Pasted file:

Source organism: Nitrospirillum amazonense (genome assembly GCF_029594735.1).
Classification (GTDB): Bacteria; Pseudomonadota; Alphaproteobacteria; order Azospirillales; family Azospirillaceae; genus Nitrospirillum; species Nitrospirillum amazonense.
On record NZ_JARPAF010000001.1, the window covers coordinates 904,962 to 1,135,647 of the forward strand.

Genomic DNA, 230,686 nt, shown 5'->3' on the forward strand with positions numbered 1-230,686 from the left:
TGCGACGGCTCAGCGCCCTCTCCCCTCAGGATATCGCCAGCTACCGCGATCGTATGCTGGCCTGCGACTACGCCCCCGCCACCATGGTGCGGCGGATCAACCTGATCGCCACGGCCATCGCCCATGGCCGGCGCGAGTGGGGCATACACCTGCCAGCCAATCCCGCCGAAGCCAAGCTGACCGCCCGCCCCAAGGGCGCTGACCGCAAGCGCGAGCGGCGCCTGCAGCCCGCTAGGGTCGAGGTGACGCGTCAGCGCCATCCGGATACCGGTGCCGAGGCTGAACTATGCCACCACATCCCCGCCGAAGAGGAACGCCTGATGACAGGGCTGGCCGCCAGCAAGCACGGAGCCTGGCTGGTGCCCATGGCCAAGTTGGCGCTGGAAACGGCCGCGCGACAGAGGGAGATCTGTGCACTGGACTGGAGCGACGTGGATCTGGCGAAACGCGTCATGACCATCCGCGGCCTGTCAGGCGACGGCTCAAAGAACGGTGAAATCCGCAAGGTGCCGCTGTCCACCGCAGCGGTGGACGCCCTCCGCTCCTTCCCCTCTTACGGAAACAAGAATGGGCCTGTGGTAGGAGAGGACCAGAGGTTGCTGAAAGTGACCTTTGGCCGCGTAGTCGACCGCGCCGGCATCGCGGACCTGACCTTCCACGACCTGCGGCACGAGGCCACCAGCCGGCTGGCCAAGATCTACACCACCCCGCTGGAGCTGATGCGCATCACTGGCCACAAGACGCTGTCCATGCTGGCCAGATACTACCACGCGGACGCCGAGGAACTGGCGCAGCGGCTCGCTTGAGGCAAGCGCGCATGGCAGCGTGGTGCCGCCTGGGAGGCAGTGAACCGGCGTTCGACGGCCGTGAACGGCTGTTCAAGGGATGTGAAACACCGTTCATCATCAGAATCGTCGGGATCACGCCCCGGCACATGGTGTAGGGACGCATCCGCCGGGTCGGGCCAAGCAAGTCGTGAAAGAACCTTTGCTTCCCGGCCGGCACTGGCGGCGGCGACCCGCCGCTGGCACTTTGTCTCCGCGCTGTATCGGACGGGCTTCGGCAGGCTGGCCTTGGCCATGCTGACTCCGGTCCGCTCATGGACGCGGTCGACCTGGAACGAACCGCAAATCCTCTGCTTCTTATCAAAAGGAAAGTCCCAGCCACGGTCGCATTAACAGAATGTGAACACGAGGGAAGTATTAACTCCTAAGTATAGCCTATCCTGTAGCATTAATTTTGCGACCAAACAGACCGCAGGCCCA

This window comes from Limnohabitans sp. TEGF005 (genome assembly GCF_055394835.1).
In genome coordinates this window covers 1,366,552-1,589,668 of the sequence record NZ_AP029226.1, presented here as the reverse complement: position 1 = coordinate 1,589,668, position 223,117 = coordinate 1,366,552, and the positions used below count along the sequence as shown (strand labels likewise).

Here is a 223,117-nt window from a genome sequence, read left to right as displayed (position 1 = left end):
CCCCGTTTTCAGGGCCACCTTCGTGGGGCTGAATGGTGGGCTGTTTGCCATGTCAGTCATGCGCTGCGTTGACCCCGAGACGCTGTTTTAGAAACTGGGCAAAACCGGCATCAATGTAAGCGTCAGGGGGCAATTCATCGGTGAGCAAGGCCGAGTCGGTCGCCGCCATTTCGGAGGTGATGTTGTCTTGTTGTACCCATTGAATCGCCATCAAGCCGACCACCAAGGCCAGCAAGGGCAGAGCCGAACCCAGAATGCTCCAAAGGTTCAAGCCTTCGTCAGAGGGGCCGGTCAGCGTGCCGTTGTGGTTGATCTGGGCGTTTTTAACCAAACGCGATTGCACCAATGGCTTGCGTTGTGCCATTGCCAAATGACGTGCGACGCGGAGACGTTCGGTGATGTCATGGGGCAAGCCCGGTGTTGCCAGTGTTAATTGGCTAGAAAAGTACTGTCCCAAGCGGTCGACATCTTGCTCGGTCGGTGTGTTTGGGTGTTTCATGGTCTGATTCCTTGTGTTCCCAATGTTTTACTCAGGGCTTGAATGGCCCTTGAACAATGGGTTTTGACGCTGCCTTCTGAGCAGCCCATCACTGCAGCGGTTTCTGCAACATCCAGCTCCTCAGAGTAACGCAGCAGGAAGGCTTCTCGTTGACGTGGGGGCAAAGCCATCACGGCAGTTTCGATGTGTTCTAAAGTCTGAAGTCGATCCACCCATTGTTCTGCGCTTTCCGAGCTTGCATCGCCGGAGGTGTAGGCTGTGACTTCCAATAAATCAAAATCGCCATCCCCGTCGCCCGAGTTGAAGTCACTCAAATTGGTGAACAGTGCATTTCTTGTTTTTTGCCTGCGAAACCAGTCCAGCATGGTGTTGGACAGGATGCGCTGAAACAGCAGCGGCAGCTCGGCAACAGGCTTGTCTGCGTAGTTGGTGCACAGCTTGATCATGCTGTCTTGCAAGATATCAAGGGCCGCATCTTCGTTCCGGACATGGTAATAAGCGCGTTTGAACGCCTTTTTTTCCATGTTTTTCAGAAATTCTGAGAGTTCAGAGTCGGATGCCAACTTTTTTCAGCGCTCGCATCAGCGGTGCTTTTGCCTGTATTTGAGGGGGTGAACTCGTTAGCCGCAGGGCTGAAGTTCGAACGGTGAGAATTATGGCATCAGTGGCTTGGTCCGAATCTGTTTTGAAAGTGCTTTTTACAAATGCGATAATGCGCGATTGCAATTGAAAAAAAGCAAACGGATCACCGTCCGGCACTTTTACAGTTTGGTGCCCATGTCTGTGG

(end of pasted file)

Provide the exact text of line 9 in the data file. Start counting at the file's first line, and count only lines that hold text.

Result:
CCCCGTTTTCAGGGCCACCTTCGTGGGGCTGAATGGTGGGCTGTTTGCCATGTCAGTCATGCGCTGCGTTGACCCCGAGACGCTGTTTTAGAAACTGGGCAAAACCGGCATCAATGTAAGCGTCAGGGGGCAATTCATCGGTGAGCAAGGCCGAGTCGGTCGCCGCCATTTCGGAGGTGATGTTGTCTTGTTGTACCCATTGAATCGCCATCAAGCCGACCACCAAGGCCAGCAAGGGCAGAGCCGAACCCAGAATGCTCCAAAGGTTCAAGCCTTCGTCAGAGGGGCCGGTCAGCGTGCCGTTGTGGTTGATCTGGGCGTTTTTAACCAAACGCGATTGCACCAATGGCTTGCGTTGTGCCATTGCCAAATGACGTGCGACGCGGAGACGTTCGGTGATGTCATGGGGCAAGCCCGGTGTTGCCAGTGTTAATTGGCTAGAAAAGTACTGTCCCAAGCGGTCGACATCTTGCTCGGTCGGTGTGTTTGGGTGTTTCATGGTCTGATTCCTTGTGTTCCCAATGTTTTACTCAGGGCTTGAATGGCCCTTGAACAATGGGTTTTGACGCTGCCTTCTGAGCAGCCCATCACTGCAGCGGTTTCTGCAACATCCAGCTCCTCAGAGTAACGCAGCAGGAAGGCTTCTCGTTGACGTGGGGGCAAAGCCATCACGGCAGTTTCGATGTGTTCTAAAGTCTGAAGTCGATCCACCCATTGTTCTGCGCTTTCCGAGCTTGCATCGCCGGAGGTGTAGGCTGTGACTTCCAATAAATCAAAATCGCCATCCCCGTCGCCCGAGTTGAAGTCACTCAAATTGGTGAACAGTGCATTTCTTGTTTTTTGCCTGCGAAACCAGTCCAGCATGGTGTTGGACAGGATGCGCTGAAACAGCAGCGGCAGCTCGGCAACAGGCTTGTCTGCGTAGTTGGTGCACAGCTTGATCATGCTGTCTTGCAAGATATCAAGGGCCGCATCTTCGTTCCGGACATGGTAATAAGCGCGTTTGAACGCCTTTTTTTCCATGTTTTTCAGAAATTCTGAGAGTTCAGAGTCGGATGCCAACTTTTTTCAGCGCTCGCATCAGCGGTGCTTTTGCCTGTATTTGAGGGGGTGAACTCGTTAGCCGCAGGGCTGAAGTTCGAACGGTGAGAATTATGGCATCAGTGGCTTGGTCCGAATCTGTTTTGAAAGTGCTTTTTACAAATGCGATAATGCGCGATTGCAATTGAAAAAAAGCAAACGGATCACCGTCCGGCACTTTTACAGTTTGGTGCCCATGTCTGTGG